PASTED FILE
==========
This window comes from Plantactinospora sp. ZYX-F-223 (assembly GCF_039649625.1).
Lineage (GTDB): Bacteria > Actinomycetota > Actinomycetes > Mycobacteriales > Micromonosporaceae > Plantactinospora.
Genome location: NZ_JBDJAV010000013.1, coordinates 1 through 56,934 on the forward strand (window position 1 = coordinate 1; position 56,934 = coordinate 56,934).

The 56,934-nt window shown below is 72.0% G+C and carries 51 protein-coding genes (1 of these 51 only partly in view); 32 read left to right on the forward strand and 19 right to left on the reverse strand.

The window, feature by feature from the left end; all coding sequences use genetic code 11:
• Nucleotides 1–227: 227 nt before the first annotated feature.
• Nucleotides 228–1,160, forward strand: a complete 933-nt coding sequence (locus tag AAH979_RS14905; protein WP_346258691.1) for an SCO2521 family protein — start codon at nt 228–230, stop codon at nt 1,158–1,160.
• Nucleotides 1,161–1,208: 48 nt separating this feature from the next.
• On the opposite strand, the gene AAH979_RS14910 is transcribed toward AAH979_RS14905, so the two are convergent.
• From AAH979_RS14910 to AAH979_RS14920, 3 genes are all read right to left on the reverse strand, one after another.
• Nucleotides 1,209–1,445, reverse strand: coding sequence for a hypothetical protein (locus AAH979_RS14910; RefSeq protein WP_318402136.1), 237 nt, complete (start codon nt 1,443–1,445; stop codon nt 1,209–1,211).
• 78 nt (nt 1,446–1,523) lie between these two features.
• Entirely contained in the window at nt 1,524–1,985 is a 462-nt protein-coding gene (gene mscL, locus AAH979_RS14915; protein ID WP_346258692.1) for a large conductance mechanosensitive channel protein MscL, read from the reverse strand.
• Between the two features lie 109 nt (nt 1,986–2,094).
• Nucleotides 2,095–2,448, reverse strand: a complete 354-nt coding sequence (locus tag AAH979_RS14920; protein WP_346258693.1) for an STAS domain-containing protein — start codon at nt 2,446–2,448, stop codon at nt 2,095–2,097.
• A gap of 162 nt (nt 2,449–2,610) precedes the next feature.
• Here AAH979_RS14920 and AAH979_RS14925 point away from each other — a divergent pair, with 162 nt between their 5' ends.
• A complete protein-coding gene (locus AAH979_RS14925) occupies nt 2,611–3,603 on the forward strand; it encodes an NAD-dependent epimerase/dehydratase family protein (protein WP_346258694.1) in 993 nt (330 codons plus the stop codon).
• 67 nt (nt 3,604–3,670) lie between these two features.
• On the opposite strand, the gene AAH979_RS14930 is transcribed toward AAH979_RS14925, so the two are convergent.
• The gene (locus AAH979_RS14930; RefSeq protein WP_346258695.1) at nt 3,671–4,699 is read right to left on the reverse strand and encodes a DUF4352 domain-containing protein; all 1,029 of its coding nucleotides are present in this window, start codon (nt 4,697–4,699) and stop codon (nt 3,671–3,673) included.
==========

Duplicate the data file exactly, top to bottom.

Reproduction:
This window comes from Plantactinospora sp. ZYX-F-223 (assembly GCF_039649625.1).
Lineage (GTDB): Bacteria > Actinomycetota > Actinomycetes > Mycobacteriales > Micromonosporaceae > Plantactinospora.
Genome location: NZ_JBDJAV010000013.1, coordinates 1 through 56,934 on the forward strand (window position 1 = coordinate 1; position 56,934 = coordinate 56,934).

The 56,934-nt window shown below is 72.0% G+C and carries 51 protein-coding genes (1 of these 51 only partly in view); 32 read left to right on the forward strand and 19 right to left on the reverse strand.

The window, feature by feature from the left end; all coding sequences use genetic code 11:
• Nucleotides 1–227: 227 nt before the first annotated feature.
• Nucleotides 228–1,160, forward strand: a complete 933-nt coding sequence (locus tag AAH979_RS14905; protein WP_346258691.1) for an SCO2521 family protein — start codon at nt 228–230, stop codon at nt 1,158–1,160.
• Nucleotides 1,161–1,208: 48 nt separating this feature from the next.
• On the opposite strand, the gene AAH979_RS14910 is transcribed toward AAH979_RS14905, so the two are convergent.
• From AAH979_RS14910 to AAH979_RS14920, 3 genes are all read right to left on the reverse strand, one after another.
• Nucleotides 1,209–1,445, reverse strand: coding sequence for a hypothetical protein (locus AAH979_RS14910; RefSeq protein WP_318402136.1), 237 nt, complete (start codon nt 1,443–1,445; stop codon nt 1,209–1,211).
• 78 nt (nt 1,446–1,523) lie between these two features.
• Entirely contained in the window at nt 1,524–1,985 is a 462-nt protein-coding gene (gene mscL, locus AAH979_RS14915; protein ID WP_346258692.1) for a large conductance mechanosensitive channel protein MscL, read from the reverse strand.
• Between the two features lie 109 nt (nt 1,986–2,094).
• Nucleotides 2,095–2,448, reverse strand: a complete 354-nt coding sequence (locus tag AAH979_RS14920; protein WP_346258693.1) for an STAS domain-containing protein — start codon at nt 2,446–2,448, stop codon at nt 2,095–2,097.
• A gap of 162 nt (nt 2,449–2,610) precedes the next feature.
• Here AAH979_RS14920 and AAH979_RS14925 point away from each other — a divergent pair, with 162 nt between their 5' ends.
• A complete protein-coding gene (locus AAH979_RS14925) occupies nt 2,611–3,603 on the forward strand; it encodes an NAD-dependent epimerase/dehydratase family protein (protein WP_346258694.1) in 993 nt (330 codons plus the stop codon).
• 67 nt (nt 3,604–3,670) lie between these two features.
• On the opposite strand, the gene AAH979_RS14930 is transcribed toward AAH979_RS14925, so the two are convergent.
• The gene (locus AAH979_RS14930; RefSeq protein WP_346258695.1) at nt 3,671–4,699 is read right to left on the reverse strand and encodes a DUF4352 domain-containing protein; all 1,029 of its coding nucleotides are present in this window, start codon (nt 4,697–4,699) and stop codon (nt 3,671–3,673) included.